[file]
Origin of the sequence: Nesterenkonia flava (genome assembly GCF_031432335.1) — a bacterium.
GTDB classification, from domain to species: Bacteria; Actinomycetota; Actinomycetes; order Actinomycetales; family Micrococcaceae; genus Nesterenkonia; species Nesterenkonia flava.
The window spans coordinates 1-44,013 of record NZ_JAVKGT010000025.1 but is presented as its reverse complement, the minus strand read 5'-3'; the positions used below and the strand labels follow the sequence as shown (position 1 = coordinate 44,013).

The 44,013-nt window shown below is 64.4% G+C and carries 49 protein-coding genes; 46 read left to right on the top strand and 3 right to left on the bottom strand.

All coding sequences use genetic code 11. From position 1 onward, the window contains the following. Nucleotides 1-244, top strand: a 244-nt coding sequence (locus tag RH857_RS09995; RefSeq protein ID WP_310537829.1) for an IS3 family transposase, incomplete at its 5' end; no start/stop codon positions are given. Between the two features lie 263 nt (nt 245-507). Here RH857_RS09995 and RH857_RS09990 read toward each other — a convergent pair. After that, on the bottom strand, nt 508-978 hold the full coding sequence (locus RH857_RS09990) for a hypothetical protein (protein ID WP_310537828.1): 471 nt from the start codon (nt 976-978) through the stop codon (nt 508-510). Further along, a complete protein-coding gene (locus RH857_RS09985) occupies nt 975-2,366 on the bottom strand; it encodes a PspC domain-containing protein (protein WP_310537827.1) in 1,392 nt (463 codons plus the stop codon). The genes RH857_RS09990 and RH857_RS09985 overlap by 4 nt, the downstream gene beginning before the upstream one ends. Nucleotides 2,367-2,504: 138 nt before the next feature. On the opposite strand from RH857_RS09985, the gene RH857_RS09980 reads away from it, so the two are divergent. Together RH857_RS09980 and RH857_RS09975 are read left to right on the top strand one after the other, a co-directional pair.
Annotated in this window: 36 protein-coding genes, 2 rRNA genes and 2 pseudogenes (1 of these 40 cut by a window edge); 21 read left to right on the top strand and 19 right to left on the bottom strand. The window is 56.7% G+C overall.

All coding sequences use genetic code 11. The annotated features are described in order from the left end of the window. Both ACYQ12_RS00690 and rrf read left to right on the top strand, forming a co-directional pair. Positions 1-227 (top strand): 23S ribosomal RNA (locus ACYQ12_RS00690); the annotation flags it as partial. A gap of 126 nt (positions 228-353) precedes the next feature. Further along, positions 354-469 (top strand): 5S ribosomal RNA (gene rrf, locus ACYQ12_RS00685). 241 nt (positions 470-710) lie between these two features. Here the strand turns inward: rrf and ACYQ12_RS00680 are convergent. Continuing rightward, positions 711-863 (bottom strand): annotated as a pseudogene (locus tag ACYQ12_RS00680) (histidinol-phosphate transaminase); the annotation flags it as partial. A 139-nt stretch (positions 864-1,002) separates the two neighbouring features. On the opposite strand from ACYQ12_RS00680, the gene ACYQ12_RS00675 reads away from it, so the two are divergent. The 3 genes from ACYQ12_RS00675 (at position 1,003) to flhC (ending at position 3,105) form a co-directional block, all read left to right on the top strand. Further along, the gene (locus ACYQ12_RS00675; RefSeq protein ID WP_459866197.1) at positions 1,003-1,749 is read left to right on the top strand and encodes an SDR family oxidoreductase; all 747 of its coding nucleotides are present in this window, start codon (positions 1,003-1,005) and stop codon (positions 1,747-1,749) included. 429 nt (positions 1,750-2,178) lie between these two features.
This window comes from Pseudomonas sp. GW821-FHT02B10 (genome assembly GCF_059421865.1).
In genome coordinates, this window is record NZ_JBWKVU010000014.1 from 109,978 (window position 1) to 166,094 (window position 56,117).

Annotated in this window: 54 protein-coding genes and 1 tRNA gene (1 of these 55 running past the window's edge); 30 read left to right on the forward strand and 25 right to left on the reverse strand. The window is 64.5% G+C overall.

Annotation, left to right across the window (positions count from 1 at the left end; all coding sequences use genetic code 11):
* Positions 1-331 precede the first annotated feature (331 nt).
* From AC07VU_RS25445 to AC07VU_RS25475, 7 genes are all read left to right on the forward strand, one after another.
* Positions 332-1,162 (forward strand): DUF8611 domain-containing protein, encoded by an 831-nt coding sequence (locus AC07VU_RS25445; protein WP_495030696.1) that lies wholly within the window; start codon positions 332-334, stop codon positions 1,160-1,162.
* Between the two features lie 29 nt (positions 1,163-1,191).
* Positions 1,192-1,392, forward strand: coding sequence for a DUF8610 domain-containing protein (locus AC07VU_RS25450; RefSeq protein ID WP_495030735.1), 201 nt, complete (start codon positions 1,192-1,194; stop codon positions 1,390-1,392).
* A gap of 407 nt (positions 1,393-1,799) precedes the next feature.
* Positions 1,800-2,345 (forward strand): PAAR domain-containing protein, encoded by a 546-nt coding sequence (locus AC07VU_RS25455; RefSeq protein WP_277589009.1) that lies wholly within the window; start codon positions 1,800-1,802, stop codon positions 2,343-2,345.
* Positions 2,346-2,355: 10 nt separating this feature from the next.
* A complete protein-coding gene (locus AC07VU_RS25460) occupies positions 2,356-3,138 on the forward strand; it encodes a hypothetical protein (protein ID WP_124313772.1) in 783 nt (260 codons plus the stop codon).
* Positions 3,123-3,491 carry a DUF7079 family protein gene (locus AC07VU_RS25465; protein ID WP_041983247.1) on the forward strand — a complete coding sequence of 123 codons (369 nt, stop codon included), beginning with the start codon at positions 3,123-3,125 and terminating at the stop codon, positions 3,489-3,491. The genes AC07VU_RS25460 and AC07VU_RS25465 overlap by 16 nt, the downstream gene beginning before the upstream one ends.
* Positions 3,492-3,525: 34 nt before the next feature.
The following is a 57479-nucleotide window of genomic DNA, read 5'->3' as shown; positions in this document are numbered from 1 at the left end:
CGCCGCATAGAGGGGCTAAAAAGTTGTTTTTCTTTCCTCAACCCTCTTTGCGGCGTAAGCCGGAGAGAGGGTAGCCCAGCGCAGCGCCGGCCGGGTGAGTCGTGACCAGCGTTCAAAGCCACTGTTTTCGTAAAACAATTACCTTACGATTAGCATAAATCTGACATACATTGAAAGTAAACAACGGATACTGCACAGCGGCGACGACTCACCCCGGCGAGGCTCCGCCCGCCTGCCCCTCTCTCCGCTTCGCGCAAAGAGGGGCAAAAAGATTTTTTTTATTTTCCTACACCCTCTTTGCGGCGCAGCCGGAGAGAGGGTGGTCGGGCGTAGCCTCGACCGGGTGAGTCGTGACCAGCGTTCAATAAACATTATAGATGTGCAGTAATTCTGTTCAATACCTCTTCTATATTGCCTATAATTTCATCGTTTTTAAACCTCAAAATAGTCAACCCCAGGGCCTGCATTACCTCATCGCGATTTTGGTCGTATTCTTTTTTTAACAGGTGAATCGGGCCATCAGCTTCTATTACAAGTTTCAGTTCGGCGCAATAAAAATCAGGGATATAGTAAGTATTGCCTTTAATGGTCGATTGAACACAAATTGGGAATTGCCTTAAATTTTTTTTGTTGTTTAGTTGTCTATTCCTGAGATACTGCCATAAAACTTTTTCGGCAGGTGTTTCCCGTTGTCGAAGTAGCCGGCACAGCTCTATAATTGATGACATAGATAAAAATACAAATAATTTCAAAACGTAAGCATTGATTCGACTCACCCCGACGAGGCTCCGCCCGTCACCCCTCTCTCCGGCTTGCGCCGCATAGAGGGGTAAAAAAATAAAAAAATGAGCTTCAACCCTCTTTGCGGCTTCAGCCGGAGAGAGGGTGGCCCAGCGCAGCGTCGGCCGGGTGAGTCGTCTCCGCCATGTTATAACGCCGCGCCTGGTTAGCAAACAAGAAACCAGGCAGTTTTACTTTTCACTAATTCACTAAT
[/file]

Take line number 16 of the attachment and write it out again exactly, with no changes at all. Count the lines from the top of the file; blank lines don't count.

* Positions 1,192-1,392, forward strand: coding sequence for a DUF8610 domain-containing protein (locus AC07VU_RS25450; RefSeq protein ID WP_495030735.1), 201 nt, complete (start codon positions 1,192-1,194; stop codon positions 1,390-1,392).